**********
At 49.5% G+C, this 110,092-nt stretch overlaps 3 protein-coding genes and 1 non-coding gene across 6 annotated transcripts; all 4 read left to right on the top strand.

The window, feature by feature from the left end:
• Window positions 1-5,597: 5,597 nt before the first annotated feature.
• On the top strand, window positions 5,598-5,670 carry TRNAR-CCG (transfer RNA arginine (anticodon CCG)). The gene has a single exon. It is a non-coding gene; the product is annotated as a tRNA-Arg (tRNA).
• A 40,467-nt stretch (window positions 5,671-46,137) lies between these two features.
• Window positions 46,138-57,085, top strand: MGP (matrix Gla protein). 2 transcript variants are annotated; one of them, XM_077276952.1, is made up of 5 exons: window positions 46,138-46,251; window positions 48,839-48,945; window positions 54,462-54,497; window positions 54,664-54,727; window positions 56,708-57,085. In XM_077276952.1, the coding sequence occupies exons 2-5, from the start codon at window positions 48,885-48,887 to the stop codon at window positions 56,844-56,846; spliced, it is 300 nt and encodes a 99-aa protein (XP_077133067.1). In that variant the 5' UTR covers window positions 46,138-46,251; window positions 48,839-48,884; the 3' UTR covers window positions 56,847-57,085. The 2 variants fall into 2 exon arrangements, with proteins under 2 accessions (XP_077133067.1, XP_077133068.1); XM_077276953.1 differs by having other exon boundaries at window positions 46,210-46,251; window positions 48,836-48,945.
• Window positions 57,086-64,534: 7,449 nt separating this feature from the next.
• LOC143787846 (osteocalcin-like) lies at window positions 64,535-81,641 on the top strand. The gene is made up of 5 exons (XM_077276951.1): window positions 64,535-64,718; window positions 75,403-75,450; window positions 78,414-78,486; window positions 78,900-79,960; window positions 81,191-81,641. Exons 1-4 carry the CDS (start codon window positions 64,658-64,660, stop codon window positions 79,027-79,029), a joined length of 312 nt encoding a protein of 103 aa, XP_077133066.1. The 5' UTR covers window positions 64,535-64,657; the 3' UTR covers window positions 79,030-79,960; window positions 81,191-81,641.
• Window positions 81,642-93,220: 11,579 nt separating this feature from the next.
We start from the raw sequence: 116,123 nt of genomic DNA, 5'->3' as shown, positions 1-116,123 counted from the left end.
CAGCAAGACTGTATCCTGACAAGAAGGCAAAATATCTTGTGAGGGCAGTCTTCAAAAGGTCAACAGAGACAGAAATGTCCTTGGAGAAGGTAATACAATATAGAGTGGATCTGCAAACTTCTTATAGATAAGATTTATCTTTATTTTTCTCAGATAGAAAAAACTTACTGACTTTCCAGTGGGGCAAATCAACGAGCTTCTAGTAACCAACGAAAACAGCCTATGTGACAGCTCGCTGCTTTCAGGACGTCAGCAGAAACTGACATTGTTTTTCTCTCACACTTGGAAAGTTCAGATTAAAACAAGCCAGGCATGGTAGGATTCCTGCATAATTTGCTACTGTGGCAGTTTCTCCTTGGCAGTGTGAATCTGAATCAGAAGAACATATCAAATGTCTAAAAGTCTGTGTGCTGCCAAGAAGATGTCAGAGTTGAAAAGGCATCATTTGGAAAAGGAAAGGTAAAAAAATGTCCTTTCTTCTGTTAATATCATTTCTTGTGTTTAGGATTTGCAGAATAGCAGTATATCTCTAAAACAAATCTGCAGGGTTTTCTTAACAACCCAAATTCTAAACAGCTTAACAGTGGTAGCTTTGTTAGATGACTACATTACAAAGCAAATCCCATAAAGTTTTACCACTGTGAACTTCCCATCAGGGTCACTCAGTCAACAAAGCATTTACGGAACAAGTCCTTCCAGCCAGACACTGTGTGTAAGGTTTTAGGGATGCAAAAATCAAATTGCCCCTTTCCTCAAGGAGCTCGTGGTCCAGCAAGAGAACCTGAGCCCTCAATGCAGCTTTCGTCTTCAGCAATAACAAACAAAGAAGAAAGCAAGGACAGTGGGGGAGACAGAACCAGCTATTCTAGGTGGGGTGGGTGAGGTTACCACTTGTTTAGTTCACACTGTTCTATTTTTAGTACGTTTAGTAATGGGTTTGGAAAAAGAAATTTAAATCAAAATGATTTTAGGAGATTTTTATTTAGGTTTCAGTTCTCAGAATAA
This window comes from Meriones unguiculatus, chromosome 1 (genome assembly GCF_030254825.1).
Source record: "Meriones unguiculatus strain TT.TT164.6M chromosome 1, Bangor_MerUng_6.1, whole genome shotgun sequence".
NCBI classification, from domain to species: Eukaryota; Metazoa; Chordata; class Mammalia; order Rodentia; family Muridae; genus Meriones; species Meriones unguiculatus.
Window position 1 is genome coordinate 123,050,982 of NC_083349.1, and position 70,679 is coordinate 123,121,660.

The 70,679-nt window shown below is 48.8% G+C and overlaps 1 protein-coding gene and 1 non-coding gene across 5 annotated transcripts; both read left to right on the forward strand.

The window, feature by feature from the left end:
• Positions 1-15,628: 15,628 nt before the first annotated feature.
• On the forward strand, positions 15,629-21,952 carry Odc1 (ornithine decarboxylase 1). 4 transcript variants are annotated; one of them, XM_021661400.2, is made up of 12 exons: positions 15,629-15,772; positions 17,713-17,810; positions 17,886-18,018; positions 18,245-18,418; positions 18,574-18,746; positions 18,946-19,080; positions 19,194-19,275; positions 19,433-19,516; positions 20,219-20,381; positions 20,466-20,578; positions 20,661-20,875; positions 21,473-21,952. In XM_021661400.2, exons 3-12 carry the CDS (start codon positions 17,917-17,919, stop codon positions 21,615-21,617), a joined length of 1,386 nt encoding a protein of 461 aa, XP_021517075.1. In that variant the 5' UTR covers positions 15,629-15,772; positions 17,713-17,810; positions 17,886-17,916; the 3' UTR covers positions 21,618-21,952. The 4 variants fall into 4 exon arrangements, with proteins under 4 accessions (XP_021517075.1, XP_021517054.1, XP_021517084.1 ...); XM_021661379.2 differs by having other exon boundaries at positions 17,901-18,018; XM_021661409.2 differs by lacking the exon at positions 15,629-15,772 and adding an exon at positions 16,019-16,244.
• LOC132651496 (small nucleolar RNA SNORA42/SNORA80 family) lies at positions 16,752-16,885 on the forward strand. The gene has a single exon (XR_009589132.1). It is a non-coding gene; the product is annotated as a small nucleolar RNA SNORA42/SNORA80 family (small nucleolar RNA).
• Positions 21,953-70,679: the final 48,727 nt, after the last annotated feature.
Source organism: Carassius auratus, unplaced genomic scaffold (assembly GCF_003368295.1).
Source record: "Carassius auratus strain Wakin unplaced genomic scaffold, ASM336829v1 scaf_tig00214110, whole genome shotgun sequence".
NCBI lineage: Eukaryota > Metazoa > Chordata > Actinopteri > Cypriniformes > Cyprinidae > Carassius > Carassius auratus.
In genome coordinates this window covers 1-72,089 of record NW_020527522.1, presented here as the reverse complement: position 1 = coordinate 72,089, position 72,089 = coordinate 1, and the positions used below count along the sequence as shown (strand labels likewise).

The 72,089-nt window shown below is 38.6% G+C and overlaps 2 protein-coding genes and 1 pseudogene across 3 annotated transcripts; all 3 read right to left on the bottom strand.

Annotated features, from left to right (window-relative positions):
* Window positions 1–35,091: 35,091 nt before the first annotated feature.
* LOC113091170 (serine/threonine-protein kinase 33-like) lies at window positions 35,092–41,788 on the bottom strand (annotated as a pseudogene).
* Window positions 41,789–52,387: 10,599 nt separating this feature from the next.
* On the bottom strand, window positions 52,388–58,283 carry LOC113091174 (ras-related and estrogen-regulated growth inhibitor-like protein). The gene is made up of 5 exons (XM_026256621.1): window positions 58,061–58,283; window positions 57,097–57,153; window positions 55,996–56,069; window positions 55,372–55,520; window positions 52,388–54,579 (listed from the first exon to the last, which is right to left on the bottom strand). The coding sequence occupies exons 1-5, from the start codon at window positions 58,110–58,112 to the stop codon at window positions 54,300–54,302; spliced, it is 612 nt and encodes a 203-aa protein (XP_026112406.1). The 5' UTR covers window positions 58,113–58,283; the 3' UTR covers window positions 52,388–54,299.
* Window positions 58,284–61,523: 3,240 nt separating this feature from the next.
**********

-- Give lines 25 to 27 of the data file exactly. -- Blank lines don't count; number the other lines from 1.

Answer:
In genome coordinates this window covers 1-72,089 of record NW_020527522.1, presented here as the reverse complement: position 1 = coordinate 72,089, position 72,089 = coordinate 1, and the positions used below count along the sequence as shown (strand labels likewise).

The 72,089-nt window shown below is 38.6% G+C and overlaps 2 protein-coding genes and 1 pseudogene across 3 annotated transcripts; all 3 read right to left on the bottom strand.

Annotated features, from left to right (window-relative positions):